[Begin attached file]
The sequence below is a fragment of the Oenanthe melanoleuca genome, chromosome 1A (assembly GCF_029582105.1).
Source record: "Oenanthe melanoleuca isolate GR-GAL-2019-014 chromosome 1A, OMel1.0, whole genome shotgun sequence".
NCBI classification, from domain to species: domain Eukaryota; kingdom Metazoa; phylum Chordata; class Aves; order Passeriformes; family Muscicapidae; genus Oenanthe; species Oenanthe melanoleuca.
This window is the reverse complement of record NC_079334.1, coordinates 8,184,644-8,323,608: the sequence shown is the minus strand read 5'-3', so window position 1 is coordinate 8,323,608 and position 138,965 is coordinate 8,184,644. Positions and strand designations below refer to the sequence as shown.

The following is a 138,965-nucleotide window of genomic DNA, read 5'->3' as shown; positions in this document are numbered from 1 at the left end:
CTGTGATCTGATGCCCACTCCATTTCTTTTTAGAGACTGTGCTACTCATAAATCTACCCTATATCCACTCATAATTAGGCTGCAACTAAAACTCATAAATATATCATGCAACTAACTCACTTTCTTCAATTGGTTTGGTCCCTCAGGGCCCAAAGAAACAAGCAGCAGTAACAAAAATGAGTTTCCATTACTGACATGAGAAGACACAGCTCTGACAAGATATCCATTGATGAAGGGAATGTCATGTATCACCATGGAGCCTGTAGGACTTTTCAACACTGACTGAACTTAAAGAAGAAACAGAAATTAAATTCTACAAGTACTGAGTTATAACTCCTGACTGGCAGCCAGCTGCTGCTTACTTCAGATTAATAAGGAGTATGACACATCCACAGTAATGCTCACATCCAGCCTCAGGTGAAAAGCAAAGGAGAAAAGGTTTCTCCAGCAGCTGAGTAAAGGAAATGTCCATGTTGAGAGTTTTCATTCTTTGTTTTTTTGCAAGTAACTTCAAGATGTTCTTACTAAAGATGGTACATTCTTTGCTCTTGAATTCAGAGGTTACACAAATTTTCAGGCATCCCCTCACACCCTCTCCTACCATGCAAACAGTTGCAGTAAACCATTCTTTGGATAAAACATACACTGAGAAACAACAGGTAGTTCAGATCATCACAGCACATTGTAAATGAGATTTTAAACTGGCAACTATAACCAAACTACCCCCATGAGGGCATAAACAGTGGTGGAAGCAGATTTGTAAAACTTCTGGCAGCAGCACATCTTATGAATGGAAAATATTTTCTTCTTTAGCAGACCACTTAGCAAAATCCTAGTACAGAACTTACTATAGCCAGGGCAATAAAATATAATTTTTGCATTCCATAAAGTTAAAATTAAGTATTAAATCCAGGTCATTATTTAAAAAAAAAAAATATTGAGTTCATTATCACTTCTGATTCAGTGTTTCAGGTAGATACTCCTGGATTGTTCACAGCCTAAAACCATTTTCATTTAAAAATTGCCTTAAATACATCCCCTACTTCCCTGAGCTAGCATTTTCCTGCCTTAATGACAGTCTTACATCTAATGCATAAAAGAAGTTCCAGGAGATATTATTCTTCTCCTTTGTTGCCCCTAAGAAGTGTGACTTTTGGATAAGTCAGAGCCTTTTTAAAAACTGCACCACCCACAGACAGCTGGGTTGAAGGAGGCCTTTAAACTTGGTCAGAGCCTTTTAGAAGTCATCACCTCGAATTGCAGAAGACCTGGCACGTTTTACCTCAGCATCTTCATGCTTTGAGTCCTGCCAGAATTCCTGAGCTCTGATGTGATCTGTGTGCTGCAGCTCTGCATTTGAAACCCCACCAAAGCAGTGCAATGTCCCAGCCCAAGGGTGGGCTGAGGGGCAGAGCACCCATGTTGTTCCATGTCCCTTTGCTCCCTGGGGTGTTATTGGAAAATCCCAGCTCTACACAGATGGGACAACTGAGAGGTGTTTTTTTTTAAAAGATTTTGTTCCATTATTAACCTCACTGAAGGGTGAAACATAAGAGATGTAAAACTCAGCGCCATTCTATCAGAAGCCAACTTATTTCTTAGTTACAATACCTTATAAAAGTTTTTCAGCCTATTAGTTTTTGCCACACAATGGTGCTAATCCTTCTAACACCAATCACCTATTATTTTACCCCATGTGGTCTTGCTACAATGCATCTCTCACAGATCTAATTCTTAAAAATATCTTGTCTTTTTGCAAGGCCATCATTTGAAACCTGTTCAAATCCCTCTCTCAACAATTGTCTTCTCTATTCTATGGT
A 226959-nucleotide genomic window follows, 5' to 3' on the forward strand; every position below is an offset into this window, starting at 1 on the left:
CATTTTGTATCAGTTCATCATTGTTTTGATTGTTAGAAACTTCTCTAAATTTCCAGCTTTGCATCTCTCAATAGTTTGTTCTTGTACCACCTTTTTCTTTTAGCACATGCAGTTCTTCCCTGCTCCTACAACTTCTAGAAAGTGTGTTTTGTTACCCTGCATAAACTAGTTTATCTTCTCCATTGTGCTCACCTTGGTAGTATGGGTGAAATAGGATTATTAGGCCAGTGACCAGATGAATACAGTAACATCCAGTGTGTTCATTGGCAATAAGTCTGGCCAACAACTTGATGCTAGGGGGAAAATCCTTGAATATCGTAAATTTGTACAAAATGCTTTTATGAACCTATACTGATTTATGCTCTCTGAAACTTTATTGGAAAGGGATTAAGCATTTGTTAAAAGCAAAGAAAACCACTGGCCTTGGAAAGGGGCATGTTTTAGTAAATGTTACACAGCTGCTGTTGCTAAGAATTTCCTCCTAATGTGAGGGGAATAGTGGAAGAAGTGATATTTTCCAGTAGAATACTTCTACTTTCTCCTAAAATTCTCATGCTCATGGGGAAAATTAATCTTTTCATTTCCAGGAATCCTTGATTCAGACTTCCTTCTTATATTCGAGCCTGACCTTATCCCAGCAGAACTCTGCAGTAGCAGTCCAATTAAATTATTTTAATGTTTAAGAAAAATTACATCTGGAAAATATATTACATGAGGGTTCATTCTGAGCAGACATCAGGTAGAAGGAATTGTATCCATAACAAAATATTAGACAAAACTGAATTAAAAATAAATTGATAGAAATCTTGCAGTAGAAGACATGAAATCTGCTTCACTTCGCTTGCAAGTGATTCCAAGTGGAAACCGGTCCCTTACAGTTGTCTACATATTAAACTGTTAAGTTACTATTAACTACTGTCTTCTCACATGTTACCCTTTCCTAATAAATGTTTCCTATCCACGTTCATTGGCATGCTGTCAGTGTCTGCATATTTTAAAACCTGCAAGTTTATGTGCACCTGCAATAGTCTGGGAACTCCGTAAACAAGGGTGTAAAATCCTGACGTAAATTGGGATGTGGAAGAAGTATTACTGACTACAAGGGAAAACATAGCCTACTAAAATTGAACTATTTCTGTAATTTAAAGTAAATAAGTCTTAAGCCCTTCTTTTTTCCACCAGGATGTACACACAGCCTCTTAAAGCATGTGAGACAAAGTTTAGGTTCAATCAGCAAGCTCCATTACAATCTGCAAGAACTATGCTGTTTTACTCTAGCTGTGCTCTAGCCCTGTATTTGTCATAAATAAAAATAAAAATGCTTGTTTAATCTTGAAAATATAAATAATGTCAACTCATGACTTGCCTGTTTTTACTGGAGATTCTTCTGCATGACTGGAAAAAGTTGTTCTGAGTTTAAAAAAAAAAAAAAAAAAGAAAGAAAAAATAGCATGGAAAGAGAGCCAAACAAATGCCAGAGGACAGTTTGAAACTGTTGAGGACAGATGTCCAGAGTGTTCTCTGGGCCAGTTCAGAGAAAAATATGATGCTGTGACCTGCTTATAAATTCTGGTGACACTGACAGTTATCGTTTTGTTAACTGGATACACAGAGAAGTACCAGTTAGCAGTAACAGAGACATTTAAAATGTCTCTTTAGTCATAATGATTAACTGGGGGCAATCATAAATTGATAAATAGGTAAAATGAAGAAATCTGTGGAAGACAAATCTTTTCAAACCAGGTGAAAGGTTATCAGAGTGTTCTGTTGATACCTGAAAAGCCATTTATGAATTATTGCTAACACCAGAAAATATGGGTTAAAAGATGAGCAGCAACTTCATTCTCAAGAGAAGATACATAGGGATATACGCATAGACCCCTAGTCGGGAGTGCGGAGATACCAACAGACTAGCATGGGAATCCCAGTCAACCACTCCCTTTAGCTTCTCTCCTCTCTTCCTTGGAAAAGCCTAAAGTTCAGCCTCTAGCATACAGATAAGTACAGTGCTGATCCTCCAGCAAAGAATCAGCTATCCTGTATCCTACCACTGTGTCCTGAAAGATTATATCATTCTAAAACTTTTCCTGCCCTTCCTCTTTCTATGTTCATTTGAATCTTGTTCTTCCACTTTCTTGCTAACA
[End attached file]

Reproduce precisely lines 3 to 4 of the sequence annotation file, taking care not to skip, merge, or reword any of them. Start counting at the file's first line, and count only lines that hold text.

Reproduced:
NCBI classification, from domain to species: domain Eukaryota; kingdom Metazoa; phylum Chordata; class Aves; order Passeriformes; family Muscicapidae; genus Oenanthe; species Oenanthe melanoleuca.
This window is the reverse complement of record NC_079334.1, coordinates 8,184,644-8,323,608: the sequence shown is the minus strand read 5'-3', so window position 1 is coordinate 8,323,608 and position 138,965 is coordinate 8,184,644. Positions and strand designations below refer to the sequence as shown.